In Norway, unless you are a registered member of another religious or humanist association, you are counted as a member of the established church (the Church of Norway), and your tax money goes to the Church of Norway. Therefore it is very important for Catholics to be officially registered as members of the Catholic Church, so that your tax money goes to the Catholic Church! The Church therefore needs your full personnummer (11 digits). You can register online at the national Church website or contact your local Catholic parish.

A universal church in miniature

Catholics born in Norway (included the children of immigrants) make up about 38 % of all the members of the Catholic Church in the country. In many parishes Norwegians are in a minority. Other large groups include Poles, Vietnamese, Filipinos, Tamils and Chileans.
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The priests are equally multicultural. You may have a Norwegian parish priest, but it is much more probable that he is a Vietnamese, a Dutchman, a German or a Pole. The lingua franca is Norwegian, which both the priests and their parishioners master to a varying degree. However, it must be mentioned that in recent years the number of native Norwegian priests (including children of immigrants) has increased considerably! In addition there are two permanent deacons serving in St.Paul’s Church, Bergen.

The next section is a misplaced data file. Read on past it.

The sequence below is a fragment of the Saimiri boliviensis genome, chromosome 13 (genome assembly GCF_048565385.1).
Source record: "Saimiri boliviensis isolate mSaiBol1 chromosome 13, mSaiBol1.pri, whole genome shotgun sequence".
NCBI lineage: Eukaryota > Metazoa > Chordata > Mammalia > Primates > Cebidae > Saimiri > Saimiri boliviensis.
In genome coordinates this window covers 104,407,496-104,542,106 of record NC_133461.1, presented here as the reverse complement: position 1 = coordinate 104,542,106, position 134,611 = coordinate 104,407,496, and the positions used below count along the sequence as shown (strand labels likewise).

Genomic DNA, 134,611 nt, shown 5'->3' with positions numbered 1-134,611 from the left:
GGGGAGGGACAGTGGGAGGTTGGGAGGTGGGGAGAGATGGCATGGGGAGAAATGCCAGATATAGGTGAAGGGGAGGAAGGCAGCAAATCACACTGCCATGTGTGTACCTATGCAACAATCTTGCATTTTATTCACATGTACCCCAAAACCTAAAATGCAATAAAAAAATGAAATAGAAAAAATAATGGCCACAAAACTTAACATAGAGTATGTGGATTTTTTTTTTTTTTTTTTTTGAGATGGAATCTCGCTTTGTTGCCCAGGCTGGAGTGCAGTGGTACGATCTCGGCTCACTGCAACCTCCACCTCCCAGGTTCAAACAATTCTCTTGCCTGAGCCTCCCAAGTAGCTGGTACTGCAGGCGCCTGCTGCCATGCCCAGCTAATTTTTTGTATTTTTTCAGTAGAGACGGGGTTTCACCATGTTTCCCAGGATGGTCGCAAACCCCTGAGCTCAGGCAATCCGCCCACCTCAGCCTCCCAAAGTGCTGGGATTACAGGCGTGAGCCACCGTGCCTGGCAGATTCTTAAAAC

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Mass in different languages

In big parishes, such as those in Oslo or Bergen, there are several masses in different languages on every Sunday. In smaller parishes this may vary, but there will be a Mass celebrated in some of the main languages used by the parishioners every Sunday, or on some weekdays. In Bergen Mass in English is celebrated every Sunday at 6 pm. Full mass schedules are available online (see above).

Challenges

When arriving in Norway, you should be aware that this is a Protestant country where Catholic churches are few and far between. Hence, you cannot count on Catholic services and sacraments unless you settle in one of the more populous areas. You must also be prepared to travel – usually drive – a considerable distance to get to church. Hence regular attendance is not always possible and therefore the role of lay Catholics may be more important than in countries where Catholics are in majority.

The lay people and their role

Because of the great distances, the role of lay people is important. They function as catechists, readers, acolytes and in other ministries. Lay persons, and in smaller places also parents themselves, have to help catechize children before their first Holy Communion and to prepare young people for Confirmation.